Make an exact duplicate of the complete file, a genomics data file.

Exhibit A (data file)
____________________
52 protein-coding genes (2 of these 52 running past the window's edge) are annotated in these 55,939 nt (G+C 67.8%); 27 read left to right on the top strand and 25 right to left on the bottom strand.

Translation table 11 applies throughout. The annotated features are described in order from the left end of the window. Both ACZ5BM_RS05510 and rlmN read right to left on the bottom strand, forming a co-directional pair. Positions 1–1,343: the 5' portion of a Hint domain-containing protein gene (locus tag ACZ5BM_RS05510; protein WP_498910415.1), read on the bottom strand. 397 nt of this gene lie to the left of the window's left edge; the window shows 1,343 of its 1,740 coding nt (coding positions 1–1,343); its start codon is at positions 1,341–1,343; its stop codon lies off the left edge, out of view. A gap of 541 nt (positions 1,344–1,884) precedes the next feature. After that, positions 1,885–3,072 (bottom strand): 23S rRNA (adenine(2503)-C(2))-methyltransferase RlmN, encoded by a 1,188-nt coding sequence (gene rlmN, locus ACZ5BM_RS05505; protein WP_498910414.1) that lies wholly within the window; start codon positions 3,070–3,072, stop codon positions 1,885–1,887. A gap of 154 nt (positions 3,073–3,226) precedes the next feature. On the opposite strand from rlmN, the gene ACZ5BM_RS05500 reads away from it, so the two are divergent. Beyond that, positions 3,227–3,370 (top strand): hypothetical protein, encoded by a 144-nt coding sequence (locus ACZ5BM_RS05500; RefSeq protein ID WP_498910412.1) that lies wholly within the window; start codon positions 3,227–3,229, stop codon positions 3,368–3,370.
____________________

52 protein-coding genes (2 of these 52 running past the window's edge) are annotated in these 55,939 nt (G+C 67.8%); 27 read left to right on the top strand and 25 right to left on the bottom strand.

Translation table 11 applies throughout. The annotated features are described in order from the left end of the window. Both ACZ5BM_RS05510 and rlmN read right to left on the bottom strand, forming a co-directional pair. Positions 1–1,343: the 5' portion of a Hint domain-containing protein gene (locus tag ACZ5BM_RS05510; protein WP_498910415.1), read on the bottom strand. 397 nt of this gene lie to the left of the window's left edge; the window shows 1,343 of its 1,740 coding nt (coding positions 1–1,343); its start codon is at positions 1,341–1,343; its stop codon lies off the left edge, out of view. A gap of 541 nt (positions 1,344–1,884) precedes the next feature. After that, positions 1,885–3,072 (bottom strand): 23S rRNA (adenine(2503)-C(2))-methyltransferase RlmN, encoded by a 1,188-nt coding sequence (gene rlmN, locus ACZ5BM_RS05505; protein WP_498910414.1) that lies wholly within the window; start codon positions 3,070–3,072, stop codon positions 1,885–1,887. A gap of 154 nt (positions 3,073–3,226) precedes the next feature. On the opposite strand from rlmN, the gene ACZ5BM_RS05500 reads away from it, so the two are divergent. Beyond that, positions 3,227–3,370 (top strand): hypothetical protein, encoded by a 144-nt coding sequence (locus ACZ5BM_RS05500; RefSeq protein ID WP_498910412.1) that lies wholly within the window; start codon positions 3,227–3,229, stop codon positions 3,368–3,370.